Here is my secret: I don’t know what works. I don’t know why something sells. And with equal bewilderment: I don’t know why something doesn’t sell. A novel of which only three people have ever heard, The Movement, by Norman Garbo, reached Don Wollheim’s desk from WIlliam Morrow in l968 when I was doing paperback coverage for that sainted man and I read it. “This is our big fall book,” the subsidiary rights flyer said. “Bestseller,” I said, “The book of the decade. Takes us inside the student riots. Will sell and sell.” Sure it did.

• • • ● ● ▼ ● ● • • •

MIKE: I persist in believing that some people can tell the difference between a seller and a non-seller right at the outset (though I don’t know if it’s an instinct or a learned response).

Take Judy-Lynn del Rey. I may not have agreed with her taste very often, but if I were investing my money in a publishing company (and hence more interested in the bottom line than in anything else), she’s the editor I’d have wanted. Nothing in this field, before or since, ever sold like her line of books. And yet she didn’t turn every book into a bestseller, or even every monthly leader; just enough of them to shake up a science fiction field that had seemed unable to reach the bestseller lists before she arrived on the scene. How did she know to promote this book and not that one?

Take an author, one I’ve never met, Terry Goodkind. I know he got a six-figure advance for his first novel, and I know it earned out. I must also assume his editor sees dozens of 2,000-page fantasy manuscripts every year, manuscripts that couldn’t earn a twentieth of Goodkind’s advance. How did he know that this manuscript, a first novel by an unknown writer, was worth that kind of money?

Or, on the flip side, take mostly-hypothetical author X. He’s been around for a decade, won a Nebula, been up for a couple of Hugos, wrote and sold two novels that did okay, not great, not terrible. Now he delivers a thousand-page manuscript showing him at the absolute height of his literary powers, a knockout, a likely bet for the Nebula and Hugo ballots. And the odds are that, brilliant as it is, he’s not going to pick up a six-figure advance or anywhere close to it.

So the book goes out and gets on the ballots, and doesn’t earn out its $22,500 US or $30,000 US advance. Whose fault is it? The author delivered what he promised—an award-quality novel, of greater length than any contract is likely to call for. It was an even better novel than anyone had dared hoped. And it didn’t sell as well as it should have.

Do they fire the editor? The art director? The cover artist? The road men?

We know the answer. Of course they don’t. It’s easier to blame the writer, even though everyone admits that the book was exactly what they’d contracted to buy, that in fact it exceeded what they’d contracted for.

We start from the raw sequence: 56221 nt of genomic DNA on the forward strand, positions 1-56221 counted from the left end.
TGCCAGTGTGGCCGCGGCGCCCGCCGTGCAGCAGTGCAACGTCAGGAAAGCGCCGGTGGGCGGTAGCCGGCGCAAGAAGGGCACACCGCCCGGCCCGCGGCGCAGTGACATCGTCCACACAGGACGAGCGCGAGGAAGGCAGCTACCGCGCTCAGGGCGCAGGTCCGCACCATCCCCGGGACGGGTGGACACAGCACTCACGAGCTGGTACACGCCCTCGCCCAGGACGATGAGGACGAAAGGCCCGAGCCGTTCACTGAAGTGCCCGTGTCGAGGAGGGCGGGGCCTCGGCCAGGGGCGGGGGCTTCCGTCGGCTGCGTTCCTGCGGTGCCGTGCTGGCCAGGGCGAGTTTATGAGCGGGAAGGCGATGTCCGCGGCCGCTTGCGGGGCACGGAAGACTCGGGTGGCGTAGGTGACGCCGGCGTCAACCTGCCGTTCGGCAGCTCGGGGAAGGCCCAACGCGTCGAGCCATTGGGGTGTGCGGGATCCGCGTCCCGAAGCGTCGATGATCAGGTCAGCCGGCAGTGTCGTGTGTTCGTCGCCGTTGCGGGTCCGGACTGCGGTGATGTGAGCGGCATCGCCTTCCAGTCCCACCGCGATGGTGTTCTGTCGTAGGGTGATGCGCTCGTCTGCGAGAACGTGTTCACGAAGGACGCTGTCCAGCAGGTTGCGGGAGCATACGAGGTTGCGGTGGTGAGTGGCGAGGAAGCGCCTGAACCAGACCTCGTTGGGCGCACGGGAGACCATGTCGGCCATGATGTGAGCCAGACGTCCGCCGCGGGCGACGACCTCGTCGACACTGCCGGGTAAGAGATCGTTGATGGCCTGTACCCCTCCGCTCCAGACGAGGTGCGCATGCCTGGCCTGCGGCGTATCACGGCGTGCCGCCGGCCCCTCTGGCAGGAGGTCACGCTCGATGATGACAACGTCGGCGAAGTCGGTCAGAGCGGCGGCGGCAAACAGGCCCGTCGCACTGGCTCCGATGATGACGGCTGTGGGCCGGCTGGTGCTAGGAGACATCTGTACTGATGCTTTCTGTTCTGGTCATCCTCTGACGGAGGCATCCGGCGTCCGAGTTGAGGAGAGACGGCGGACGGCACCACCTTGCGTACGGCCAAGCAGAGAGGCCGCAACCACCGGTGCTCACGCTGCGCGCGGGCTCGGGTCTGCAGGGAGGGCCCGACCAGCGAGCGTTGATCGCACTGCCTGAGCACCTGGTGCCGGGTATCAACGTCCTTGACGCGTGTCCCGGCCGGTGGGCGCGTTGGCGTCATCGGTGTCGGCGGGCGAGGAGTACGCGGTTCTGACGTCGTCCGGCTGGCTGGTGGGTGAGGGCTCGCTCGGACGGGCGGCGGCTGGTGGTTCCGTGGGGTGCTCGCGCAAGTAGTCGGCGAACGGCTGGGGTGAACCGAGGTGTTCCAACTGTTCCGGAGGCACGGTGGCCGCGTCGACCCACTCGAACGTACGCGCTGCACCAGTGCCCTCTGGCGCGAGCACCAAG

But exactly what are they blaming him for, and what can he do on his next book to overcome that jaundiced eye with which his publisher now views his output? Is there an answer, other than to write endless generic series under pseudonyms?

• • • ● ● ▼ ● ● • • •

BARRY: I don’t think there’s an answer. Should there be an answer? Are sales in the millions the only goal? John Simon, not a lovable man, has been writing for 40 years of the folly of corruption; why have a Man of La Mancha anyway? Why dumb down Don Quixote? Leave Don Quixote to the small population which can appreciate the novel as Cervantes wrote it, leave it in peace rather than abomination. This was an argument in a l974 issue of New York magazine. I found him at a New Year’s Eve party a month later, the only time I’ve met him and asked him, “Isn’t it better to get a little bit of a masterpiece, even a dumbed-down masterpiece, into the hands of a population which wouldn’t otherwise read it? And isn’t it possible that a few of them might go from Man of La Mancha to the original because they became aware of it?” Simon was having none of it. “Think of chamber music,” he said. “It’s great art and it’s for a small audience and that is intrinsic to its greatness.” I don’t agree then or now but it is, as the family counselors like to say, a position.

Look: it’s a position. Maybe our not-so-imaginary Hugo-and-Nebula-finalist with the masterpiece and the relatively low sales doesn’t want it any other way. Maybe the right book done for the right audience, earning necessarily less than the wrong book for the wrong audience, is the way our writer wants to go. Maybe a large royalty statement and a small percentage of returns are not the only desired way. Judy-Lynn del Rey brought to the marketing of science fiction the same mind-set and practices which had in earlier generations been given over to the marketing of toothpaste, of hair-coloring, of the Cadillac deVille. Her methods worked brilliantly. She was brilliant. She wanted to prove that writers like Anne McCaffrey or Stephen R. Donaldson or Terry Brooks could reach as wide an audience—or wider!—than the brand-name bestselling writers. She proved it with lengths to spare. Late in her career (it shouldn’t have been “late”; she was 40 just two years before the stroke that killed her), she said to me with fury, “Malzberg, I want you to know that I didn’t destroy science fiction!” This flabbergasted me. “I never said you destroyed it, Judy-Lynn,” I said. “In fact, I think you love it. You might have corrupted it a little . . .” If she had been given another ten years to edit out of the unassailable security she had by then earned, she might have reached that conclusion herself. Not everything had to be on the New York Times bestseller list. In fact, there were some very fine writers who might lose their minds and careers out of the misguided attempt to fit themselves into a suit they could not wear.